Disappointment signifies how far Man City have come

It seems strange to be talking about Manchester City’s greatest ever Premier League season as a disappointment. It’s very much like being disappointed with your wife of just two hours or not being content with Belgian chocolate after years of that stuff your grandma always gives you that looks like a dog turd, smells like it went off in 1984 and crumbles under the weight of an ant.

Let me make it clear that I am, in no way, shape or form, linking my beloved football club to a dog turd.

But, like a man who’s stepped in a dog turd, I’m currently feeling a mixture of anger and disappointment, and I can sense a bad smell hanging around. The defeat against Tottenham on Wednesday ended City’s push for fourth place and, while I’m not especially surprised that Tottenham won the game, I feel justified in being angry and disappointed.

Disappointed that City couldn’t raise their game and take on Tottenham on their home pitch and angry that I let myself think that City would probably win the game before kickoff. I’m a City fan; I’ve seen unexpected defeats snatched from the jaws of victory, I’ve cried at Wembley because of this team’s obsession with putting its fans under stresses and strains known only to astronauts, and I know better than to expect a victory in one important game.

Yet, despite the news that City will finish outside of the Champions League, I’m not as disappointed as I wrote that I would be last week. I can’t say why exactly; I expected that I would be absolutely distraught, but I’m just not. This has been an excellent season, but it finishes on a low note because it could have been so much better.

I could have gone to bed Wednesday night salivating at potential ties with Barcelona or Real Madrid. You’d think that not getting to play the best in Europe would be totally earth shatteringly bad, but it’s not. It’s not ideal, either, but the positives to take are that City are in a competition they weren’t in this season and they have a fair chance of winning it. It doesn’t have the player-pull that the Champions’ League has, but I don’t think it was a ‘this season or never’ situation for City and I do think that they will be in the competition sooner rather than later – I don’t think any potential transfer targets would be too put off by that.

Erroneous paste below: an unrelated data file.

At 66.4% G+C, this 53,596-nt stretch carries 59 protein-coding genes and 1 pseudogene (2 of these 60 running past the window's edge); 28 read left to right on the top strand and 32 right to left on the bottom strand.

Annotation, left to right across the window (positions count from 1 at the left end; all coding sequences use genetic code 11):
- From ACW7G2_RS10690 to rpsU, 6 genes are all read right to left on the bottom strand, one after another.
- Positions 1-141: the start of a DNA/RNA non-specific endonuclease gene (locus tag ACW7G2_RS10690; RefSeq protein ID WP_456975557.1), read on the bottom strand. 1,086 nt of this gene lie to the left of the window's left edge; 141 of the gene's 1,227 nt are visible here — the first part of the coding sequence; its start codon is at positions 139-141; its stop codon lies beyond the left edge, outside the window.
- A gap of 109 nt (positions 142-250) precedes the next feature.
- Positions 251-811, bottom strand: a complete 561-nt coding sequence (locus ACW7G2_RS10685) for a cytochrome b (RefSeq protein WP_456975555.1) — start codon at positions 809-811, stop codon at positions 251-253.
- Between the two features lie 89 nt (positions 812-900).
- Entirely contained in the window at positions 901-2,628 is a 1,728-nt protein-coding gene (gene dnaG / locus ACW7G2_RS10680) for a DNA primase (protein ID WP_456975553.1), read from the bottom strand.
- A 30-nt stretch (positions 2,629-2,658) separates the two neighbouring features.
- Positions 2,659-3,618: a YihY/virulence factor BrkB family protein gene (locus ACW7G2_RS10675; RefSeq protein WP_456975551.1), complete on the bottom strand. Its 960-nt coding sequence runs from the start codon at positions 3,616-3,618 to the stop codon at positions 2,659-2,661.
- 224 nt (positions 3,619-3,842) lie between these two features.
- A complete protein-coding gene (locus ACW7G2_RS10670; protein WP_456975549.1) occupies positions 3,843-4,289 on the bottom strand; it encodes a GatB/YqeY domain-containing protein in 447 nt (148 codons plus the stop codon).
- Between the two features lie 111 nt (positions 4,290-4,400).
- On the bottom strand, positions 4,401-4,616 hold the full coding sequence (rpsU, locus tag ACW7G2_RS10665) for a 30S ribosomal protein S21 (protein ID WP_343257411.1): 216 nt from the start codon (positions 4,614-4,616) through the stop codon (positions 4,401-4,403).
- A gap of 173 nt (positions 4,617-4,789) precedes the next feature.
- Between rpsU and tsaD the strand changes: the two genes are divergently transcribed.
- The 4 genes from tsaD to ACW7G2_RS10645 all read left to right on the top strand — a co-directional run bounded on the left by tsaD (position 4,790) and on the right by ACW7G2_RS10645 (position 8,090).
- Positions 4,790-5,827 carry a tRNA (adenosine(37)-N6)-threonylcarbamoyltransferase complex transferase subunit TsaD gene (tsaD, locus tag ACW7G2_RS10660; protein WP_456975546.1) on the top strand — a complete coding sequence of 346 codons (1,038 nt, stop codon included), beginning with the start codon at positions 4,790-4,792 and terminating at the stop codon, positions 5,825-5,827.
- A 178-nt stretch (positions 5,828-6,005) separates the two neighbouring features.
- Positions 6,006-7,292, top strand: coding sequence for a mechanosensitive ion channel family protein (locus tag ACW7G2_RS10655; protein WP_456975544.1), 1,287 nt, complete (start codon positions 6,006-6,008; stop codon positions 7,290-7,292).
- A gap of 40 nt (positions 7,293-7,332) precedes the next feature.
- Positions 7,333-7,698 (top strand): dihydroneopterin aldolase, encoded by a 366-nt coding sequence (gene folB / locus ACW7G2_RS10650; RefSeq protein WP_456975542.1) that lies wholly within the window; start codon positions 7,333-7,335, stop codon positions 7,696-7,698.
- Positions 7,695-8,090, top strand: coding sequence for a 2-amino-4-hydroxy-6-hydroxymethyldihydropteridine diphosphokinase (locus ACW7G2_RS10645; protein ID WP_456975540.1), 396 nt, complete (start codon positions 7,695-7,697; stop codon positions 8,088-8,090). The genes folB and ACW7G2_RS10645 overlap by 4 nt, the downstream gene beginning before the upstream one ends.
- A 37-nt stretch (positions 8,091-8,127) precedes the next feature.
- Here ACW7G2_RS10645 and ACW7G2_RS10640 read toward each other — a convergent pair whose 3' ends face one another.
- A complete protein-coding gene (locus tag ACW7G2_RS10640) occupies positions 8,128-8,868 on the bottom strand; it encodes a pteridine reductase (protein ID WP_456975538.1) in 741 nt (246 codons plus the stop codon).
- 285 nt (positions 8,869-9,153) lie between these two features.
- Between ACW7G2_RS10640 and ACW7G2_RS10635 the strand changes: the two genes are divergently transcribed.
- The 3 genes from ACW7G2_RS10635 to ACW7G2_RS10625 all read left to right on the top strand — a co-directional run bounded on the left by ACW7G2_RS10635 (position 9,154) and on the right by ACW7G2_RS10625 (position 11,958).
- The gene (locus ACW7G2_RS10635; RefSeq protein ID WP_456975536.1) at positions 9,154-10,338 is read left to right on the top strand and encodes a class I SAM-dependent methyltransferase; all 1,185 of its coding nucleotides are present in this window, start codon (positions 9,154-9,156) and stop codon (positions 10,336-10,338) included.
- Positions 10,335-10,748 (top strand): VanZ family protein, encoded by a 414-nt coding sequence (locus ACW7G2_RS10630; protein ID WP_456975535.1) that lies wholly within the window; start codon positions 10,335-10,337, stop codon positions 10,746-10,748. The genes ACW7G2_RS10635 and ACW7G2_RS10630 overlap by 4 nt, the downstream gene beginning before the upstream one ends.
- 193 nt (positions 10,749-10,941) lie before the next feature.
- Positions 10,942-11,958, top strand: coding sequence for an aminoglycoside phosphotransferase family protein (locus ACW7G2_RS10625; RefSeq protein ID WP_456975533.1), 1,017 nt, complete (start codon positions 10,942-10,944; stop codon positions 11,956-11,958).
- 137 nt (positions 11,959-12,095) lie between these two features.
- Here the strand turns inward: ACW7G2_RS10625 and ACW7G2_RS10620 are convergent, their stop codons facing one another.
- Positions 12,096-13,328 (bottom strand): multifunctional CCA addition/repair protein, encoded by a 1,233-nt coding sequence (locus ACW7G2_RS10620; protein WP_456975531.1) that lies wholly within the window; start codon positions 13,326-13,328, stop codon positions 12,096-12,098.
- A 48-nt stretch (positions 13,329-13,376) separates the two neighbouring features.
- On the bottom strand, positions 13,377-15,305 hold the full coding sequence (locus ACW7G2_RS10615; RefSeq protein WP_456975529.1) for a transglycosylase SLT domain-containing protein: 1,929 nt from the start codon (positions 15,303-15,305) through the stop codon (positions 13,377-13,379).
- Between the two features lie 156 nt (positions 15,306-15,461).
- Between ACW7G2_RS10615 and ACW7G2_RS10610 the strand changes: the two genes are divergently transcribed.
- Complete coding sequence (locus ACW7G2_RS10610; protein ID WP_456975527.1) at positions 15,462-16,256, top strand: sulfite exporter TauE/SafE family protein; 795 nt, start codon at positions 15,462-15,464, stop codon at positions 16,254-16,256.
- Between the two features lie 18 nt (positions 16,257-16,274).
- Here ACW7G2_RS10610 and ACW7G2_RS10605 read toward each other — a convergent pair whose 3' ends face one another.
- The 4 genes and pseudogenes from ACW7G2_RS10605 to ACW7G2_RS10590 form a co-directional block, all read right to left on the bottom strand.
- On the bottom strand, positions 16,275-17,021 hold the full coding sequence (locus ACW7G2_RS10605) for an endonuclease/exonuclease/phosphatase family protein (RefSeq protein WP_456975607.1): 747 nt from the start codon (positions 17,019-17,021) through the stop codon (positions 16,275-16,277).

We can analyse, until the cows come home, a multitude of reasons why City didn’t finish fourth this season. But I don’t own any cows and don’t know anyone who does, so I suspect it’s not a good idea to do that because it could be centuries before any cows come to reside in this inner city Mancunian abode. Had there not been daft home draws from leading positions to Fulham, Burnley and Hull… Had there not been daft last minute goals against United… Had we bothered to turn up against Tottenham twice… All of those arguments hold water as to why City won’t finish fourth, but when it comes down to it, they all count for nothing unless we improve on them next season.

But, to reiterate, while City haven’t finished fourth, this has been a good season.

City have finished above Liverpool for only the third time in the last 48 years. City, at the time of writing, have the same number of defeats as Manchester United. City have scored more Premier League goals than ever before. City have qualified for a European competition outright and haven’t had to rely on not getting booked, sent off and being all round nice to everyone. City’s season wasn’t over when the points tally ticked to 40. City’s points tally ticked to 40 well before March. City have three players in the goal scoring charts in double figures in the top flight for the first time in decades.

It’s a measure of how far City have come for all of that to be a disappointment, eh?

A lot of fans compared Wednesday night’s match to the 1998/99 Division Two playoff final. While the reward two days ago was potentially bigger and better – the Champions League – personally, I don’t feel that that game was as important. Should City have lost to Gillingham in 1999, where would they be now? Would they have found Division Two as hard to get out of as even the most uncomfortable of beds early in the morning when the alarm sounds, just like Leeds have done? It could be questionable as to whether they would have ever re-climbed the league ladder and it would certainly be questionable as to whether Sheik Mansour would have bought the club.

And what has losing to Tottenham done? Nothing but make City have to try again next year, following on from their best ever Premier League position and with the added bonus of a hefty transfer budget. How awful is that?

It’s all too easy to forget that, just over three seasons ago, City fans were contemplating a season of relegation struggle and financial oblivion, while crossing their fingers for a takeover. And, when that takeover came, it wasn’t all sweetness and light as, at the end of the 2007/08 season, there was the rumoured fire-sale because of a lack of funds. Add to that several managerial changes for a nice bit of instability and it’s a miracle that City are in as good a shape as they are.

For now, we have to say congratulations to Tottenham. It’s hardly like they have finished fourth by accident – City haven’t done enough and Tottenham have, it’s as simple as that. It’s not the end of the world; it’s not like football won’t exist after next season, it’s not like the human race will cease to exist next May and it’s not like Lily Allen’s releasing any more albums.

It’s just a matter of time and patience. It doesn’t matter that City just missed out this season, especially if the club can improve and build on that next time around. Just imagine what City could be capable of, after a summer of spending and hard work, next season. It’s exciting to say the least.

Though, as City fans, we must know by now to expect the unexpected: Relegation battle here we come!

Written By David Mooney